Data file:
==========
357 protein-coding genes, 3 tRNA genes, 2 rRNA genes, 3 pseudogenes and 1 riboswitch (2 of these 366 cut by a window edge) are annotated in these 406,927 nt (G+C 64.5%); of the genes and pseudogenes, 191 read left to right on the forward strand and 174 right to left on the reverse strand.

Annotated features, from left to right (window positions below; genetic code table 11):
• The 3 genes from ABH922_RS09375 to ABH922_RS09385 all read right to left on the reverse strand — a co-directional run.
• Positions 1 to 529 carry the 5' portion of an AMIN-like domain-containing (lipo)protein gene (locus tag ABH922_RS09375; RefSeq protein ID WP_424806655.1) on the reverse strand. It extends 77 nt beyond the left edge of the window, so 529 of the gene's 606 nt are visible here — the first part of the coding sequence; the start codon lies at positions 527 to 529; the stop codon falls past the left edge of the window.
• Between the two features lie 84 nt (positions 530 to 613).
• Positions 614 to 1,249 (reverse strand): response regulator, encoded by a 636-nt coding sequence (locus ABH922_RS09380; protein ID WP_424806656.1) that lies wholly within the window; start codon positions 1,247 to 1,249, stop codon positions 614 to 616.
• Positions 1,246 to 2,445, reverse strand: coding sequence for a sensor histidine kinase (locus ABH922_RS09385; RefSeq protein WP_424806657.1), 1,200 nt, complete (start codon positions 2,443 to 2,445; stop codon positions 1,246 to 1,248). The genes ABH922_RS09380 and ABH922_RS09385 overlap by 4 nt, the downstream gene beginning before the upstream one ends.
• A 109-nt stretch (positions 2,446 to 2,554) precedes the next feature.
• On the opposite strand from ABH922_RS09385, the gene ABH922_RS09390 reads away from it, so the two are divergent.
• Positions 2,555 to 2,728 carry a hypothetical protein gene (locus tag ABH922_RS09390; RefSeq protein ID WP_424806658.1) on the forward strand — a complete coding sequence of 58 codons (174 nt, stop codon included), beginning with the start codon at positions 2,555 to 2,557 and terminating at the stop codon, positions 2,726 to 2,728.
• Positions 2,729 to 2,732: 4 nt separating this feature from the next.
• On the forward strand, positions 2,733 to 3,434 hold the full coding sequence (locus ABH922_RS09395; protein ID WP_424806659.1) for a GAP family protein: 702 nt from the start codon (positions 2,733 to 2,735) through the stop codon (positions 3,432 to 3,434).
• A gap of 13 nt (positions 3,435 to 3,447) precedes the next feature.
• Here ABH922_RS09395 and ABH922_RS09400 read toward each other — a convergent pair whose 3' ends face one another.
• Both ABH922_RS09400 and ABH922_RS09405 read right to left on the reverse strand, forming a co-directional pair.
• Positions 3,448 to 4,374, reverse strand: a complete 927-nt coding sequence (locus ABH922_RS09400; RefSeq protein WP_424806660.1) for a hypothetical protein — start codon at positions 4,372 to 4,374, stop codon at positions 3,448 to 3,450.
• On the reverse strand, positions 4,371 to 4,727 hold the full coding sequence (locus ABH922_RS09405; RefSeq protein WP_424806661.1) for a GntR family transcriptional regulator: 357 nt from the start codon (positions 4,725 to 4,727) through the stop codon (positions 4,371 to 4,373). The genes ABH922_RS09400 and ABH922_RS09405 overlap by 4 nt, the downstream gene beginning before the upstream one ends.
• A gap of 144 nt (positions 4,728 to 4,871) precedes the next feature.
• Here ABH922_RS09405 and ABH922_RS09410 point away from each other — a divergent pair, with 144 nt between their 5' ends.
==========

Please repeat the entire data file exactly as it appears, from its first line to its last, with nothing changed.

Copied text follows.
357 protein-coding genes, 3 tRNA genes, 2 rRNA genes, 3 pseudogenes and 1 riboswitch (2 of these 366 cut by a window edge) are annotated in these 406,927 nt (G+C 64.5%); of the genes and pseudogenes, 191 read left to right on the forward strand and 174 right to left on the reverse strand.

Annotated features, from left to right (window positions below; genetic code table 11):
• The 3 genes from ABH922_RS09375 to ABH922_RS09385 all read right to left on the reverse strand — a co-directional run.
• Positions 1 to 529 carry the 5' portion of an AMIN-like domain-containing (lipo)protein gene (locus tag ABH922_RS09375; RefSeq protein ID WP_424806655.1) on the reverse strand. It extends 77 nt beyond the left edge of the window, so 529 of the gene's 606 nt are visible here — the first part of the coding sequence; the start codon lies at positions 527 to 529; the stop codon falls past the left edge of the window.
• Between the two features lie 84 nt (positions 530 to 613).
• Positions 614 to 1,249 (reverse strand): response regulator, encoded by a 636-nt coding sequence (locus ABH922_RS09380; protein ID WP_424806656.1) that lies wholly within the window; start codon positions 1,247 to 1,249, stop codon positions 614 to 616.
• Positions 1,246 to 2,445, reverse strand: coding sequence for a sensor histidine kinase (locus ABH922_RS09385; RefSeq protein WP_424806657.1), 1,200 nt, complete (start codon positions 2,443 to 2,445; stop codon positions 1,246 to 1,248). The genes ABH922_RS09380 and ABH922_RS09385 overlap by 4 nt, the downstream gene beginning before the upstream one ends.
• A 109-nt stretch (positions 2,446 to 2,554) precedes the next feature.
• On the opposite strand from ABH922_RS09385, the gene ABH922_RS09390 reads away from it, so the two are divergent.
• Positions 2,555 to 2,728 carry a hypothetical protein gene (locus tag ABH922_RS09390; RefSeq protein ID WP_424806658.1) on the forward strand — a complete coding sequence of 58 codons (174 nt, stop codon included), beginning with the start codon at positions 2,555 to 2,557 and terminating at the stop codon, positions 2,726 to 2,728.
• Positions 2,729 to 2,732: 4 nt separating this feature from the next.
• On the forward strand, positions 2,733 to 3,434 hold the full coding sequence (locus ABH922_RS09395; protein ID WP_424806659.1) for a GAP family protein: 702 nt from the start codon (positions 2,733 to 2,735) through the stop codon (positions 3,432 to 3,434).
• A gap of 13 nt (positions 3,435 to 3,447) precedes the next feature.
• Here ABH922_RS09395 and ABH922_RS09400 read toward each other — a convergent pair whose 3' ends face one another.
• Both ABH922_RS09400 and ABH922_RS09405 read right to left on the reverse strand, forming a co-directional pair.
• Positions 3,448 to 4,374, reverse strand: a complete 927-nt coding sequence (locus ABH922_RS09400; RefSeq protein WP_424806660.1) for a hypothetical protein — start codon at positions 4,372 to 4,374, stop codon at positions 3,448 to 3,450.
• On the reverse strand, positions 4,371 to 4,727 hold the full coding sequence (locus ABH922_RS09405; RefSeq protein WP_424806661.1) for a GntR family transcriptional regulator: 357 nt from the start codon (positions 4,725 to 4,727) through the stop codon (positions 4,371 to 4,373). The genes ABH922_RS09400 and ABH922_RS09405 overlap by 4 nt, the downstream gene beginning before the upstream one ends.
• A gap of 144 nt (positions 4,728 to 4,871) precedes the next feature.
• Here ABH922_RS09405 and ABH922_RS09410 point away from each other — a divergent pair, with 144 nt between their 5' ends.